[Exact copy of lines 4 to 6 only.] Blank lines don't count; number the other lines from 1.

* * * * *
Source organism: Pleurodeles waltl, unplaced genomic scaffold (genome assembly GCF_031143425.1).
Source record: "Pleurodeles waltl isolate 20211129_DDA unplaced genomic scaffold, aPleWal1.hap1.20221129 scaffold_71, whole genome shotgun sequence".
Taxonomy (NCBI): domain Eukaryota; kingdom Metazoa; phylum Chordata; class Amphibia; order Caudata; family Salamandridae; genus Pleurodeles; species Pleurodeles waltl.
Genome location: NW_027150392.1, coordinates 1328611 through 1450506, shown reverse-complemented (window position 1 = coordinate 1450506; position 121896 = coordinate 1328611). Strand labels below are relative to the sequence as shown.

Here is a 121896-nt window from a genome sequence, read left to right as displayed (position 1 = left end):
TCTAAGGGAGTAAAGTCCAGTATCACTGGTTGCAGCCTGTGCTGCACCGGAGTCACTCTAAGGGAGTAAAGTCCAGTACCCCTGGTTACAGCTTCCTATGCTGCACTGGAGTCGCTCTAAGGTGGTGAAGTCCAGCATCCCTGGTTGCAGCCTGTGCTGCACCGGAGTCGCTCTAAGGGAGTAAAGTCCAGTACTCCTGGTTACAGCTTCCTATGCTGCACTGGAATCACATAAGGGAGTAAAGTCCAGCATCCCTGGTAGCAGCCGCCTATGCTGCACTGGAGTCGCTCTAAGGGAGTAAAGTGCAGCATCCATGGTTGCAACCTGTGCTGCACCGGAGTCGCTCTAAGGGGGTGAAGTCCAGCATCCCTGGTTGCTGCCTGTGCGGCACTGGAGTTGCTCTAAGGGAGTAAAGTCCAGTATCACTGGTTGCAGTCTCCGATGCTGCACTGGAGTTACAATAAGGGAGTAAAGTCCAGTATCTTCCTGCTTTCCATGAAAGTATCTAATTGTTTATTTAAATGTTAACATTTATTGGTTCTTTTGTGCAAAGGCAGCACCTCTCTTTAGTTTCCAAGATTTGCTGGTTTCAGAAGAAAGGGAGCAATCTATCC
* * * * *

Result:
Genome location: NW_027150392.1, coordinates 1328611 through 1450506, shown reverse-complemented (window position 1 = coordinate 1450506; position 121896 = coordinate 1328611). Strand labels below are relative to the sequence as shown.

Here is a 121896-nt window from a genome sequence, read left to right as displayed (position 1 = left end):
TCTAAGGGAGTAAAGTCCAGTATCACTGGTTGCAGCCTGTGCTGCACCGGAGTCACTCTAAGGGAGTAAAGTCCAGTACCCCTGGTTACAGCTTCCTATGCTGCACTGGAGTCGCTCTAAGGTGGTGAAGTCCAGCATCCCTGGTTGCAGCCTGTGCTGCACCGGAGTCGCTCTAAGGGAGTAAAGTCCAGTACTCCTGGTTACAGCTTCCTATGCTGCACTGGAATCACATAAGGGAGTAAAGTCCAGCATCCCTGGTAGCAGCCGCCTATGCTGCACTGGAGTCGCTCTAAGGGAGTAAAGTGCAGCATCCATGGTTGCAACCTGTGCTGCACCGGAGTCGCTCTAAGGGGGTGAAGTCCAGCATCCCTGGTTGCTGCCTGTGCGGCACTGGAGTTGCTCTAAGGGAGTAAAGTCCAGTATCACTGGTTGCAGTCTCCGATGCTGCACTGGAGTTACAATAAGGGAGTAAAGTCCAGTATCTTCCTGCTTTCCATGAAAGTATCTAATTGTTTATTTAAATGTTAACATTTATTGGTTCTTTTGTGCAAAGGCAGCACCTCTCTTTAGTTTCCAAGATTTGCTGGTTTCAGAAGAAAGGGAGCAATCTATCC